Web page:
My natural personality is to take risks and live and enjoy life to the fullest daily (which I still do). But now I really need stability, security daily and not be as adventurous as I was before.  This is getting better I think over time and approaching life daily with intent and focus. I thrive more at home in my environment and do not want to make big lifestyle changes. I do feel this will change as I heal more through the journey. I am more calculated with my decisions taking into consideration so many areas.


In terms of taking risks, I’ve always been a risk-taker. I don’t see this as a risk personally,  but I can say that post-treatment I take more calculated risks. My life was very intense and could change direction in a heartbeat. That no longer motivates me. I’m more interested in building a legacy and preserving my peace. This meant I had to cut off certain people, change careers and focus on what was important to me, rather than working like a dog for others.

How cancer (re)shapes entrepreneurs


It made me stronger, more determined, more empathetic. I am harder on myself as far as making excuses of why I can’t. I always feel like I will run out of time and won’t finish what I started. Definitely PTSD  there. 


Transformational in a BIG way, I had always appreciated life, health and purpose before cancer but now I am even more grateful for EVERYTHING. I mean everything!

Removing stress from your daily life is so important and vital to everyday happiness. More resilience and perseverance. These were always important but even more so now. 

 I feel having the right support and foundations in your business are so important (financial security, staff, resources, spiritual, creating a business that if you were out could still run). Doing less and slowing down has been a huge lesson for me. Only focusing on a few things, not 5 million things to do. 

 It is ok to change your vision and navigate another way. Every step counts, the ones you take and the ones you don’t.


I have always been an entrepreneur. Cancer was a moment in my life but it in no way defines who I am as a person or who I am as an entrepreneur.

Key insights for other enterpeneurs


Never listen to your excuses of why you can’t, because trust me, it isn’t what you think it is if you have a general good and healthy life.

Listen to others when you are unsure…but in the end, you are in charge and you know what is best for your body and for your business. I feel it is in a way an expansion of who you are, especially if it is a created kind. 

Trust your intuition 100%. Push through the uncomfortable. Never ever stop when things get uncomfortable because this is the best and hardest part of life and business. When you are uncomfortable you are actually growing…and that’s what you always want.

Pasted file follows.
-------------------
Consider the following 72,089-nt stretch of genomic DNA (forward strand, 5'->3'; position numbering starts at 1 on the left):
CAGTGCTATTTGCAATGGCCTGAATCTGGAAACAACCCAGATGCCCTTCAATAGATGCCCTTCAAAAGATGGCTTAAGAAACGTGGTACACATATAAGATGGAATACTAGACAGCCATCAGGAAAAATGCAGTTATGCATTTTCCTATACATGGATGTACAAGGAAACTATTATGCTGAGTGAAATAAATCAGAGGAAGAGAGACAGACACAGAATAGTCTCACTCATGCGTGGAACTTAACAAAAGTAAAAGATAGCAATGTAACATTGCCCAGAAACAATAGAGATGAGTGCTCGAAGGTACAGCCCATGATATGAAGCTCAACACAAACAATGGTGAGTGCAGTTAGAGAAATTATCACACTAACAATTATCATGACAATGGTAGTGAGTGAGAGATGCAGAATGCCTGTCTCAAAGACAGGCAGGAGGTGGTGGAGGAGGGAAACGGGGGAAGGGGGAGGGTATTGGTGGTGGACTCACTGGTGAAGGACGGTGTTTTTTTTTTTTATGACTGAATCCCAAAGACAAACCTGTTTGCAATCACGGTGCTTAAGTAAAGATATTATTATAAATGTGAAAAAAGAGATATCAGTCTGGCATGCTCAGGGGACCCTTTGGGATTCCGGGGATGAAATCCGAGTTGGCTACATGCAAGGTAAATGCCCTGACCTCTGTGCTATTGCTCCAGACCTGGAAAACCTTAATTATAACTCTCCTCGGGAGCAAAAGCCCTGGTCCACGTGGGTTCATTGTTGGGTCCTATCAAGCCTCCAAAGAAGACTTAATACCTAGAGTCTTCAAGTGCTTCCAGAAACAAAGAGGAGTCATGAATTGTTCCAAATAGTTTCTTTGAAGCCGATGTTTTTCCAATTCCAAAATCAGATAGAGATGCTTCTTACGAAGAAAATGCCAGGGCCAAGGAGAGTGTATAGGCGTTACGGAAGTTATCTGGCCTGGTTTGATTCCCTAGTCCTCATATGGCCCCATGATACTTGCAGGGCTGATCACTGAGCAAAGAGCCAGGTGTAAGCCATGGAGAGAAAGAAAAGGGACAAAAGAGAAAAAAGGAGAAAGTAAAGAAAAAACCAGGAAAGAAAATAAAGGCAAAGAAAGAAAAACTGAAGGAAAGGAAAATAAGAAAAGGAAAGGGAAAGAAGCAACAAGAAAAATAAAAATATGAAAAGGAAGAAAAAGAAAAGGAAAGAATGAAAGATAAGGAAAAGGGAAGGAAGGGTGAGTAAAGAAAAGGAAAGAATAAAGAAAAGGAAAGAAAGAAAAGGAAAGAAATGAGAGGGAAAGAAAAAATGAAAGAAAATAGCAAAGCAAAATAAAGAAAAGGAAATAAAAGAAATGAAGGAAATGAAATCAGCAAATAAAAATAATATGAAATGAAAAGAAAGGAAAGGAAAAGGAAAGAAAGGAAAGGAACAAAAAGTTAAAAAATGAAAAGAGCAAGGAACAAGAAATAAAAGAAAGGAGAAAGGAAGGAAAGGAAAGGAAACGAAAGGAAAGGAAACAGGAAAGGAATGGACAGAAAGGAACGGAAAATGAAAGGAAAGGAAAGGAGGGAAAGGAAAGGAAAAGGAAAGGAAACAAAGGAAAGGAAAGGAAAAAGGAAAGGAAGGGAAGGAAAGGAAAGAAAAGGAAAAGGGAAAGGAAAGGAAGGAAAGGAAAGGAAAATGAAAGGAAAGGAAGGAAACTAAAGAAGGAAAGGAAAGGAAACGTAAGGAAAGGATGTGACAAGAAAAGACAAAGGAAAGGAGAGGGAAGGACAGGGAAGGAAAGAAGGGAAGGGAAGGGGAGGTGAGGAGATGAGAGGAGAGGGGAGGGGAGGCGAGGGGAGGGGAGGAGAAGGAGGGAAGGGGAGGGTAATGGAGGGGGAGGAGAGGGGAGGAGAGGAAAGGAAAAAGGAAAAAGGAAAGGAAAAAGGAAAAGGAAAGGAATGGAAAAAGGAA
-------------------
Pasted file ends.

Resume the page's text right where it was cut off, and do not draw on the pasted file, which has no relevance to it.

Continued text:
Move through your struggles to avoid your struggles. Be respectful of those who have had health challenges, cancer, grief, mental health, etc. You don’t know how hard their struggle has been. If someone says NO who has had a health challenge, don’t keep pushing them, they know their own limits. 

Appreciate your life and health daily. Make sure you don’t work so hard that it impacts your health. You only live once. Be more compassionate and appreciate people and how you interact daily with them. You don’t know what people are going through and suffering. Be kind and let go of things that don’t serve you, even if this is also people and relationships.


Your peace is paramount. It’s not unusual for us to work all the hours God sends in order to achieve our goals. It’s just as important to rest as it is to work and self-care rituals are very important in helping you to maintain this.

Offering a hand to everyone fighting cancer


Be kind to yourself. Don’t be afraid to ask for help, it’s not a sign of weakness, but a sign of true belief in humanity’s kindness. Be informed but don’t obsess and don’t self-diagnose… It is the worst thing you can do and build so much anxiety. Anxiety causes all sorts of bad decision-making because you are not thinking clearly. 


Find JOY every day (even in the small things). Focus on the every day and be totally present.

Find those who can fight your journey with you. Don’t give up no matter how bad it is. Believe you will get healed. Work on your mindset daily. Do the development personally and professionally. It’s ok to let go of the life you thought you would have. Get the right support and don’t fight it alone. Pray daily. Express your worries and concerns and have FAITH daily.  You can’t be responsible for someone else’s emotions only your own.


It’s your journey. Don’t let anyone else dictate what is right and wrong for you at this time. It’s also a very personal journey, don’t feel the need to share your experiences with everyone. People will show themselves at this time and you will quickly learn who is for you and who is just along for the ride.


More must-read stories from Enterprise League:

Related Articles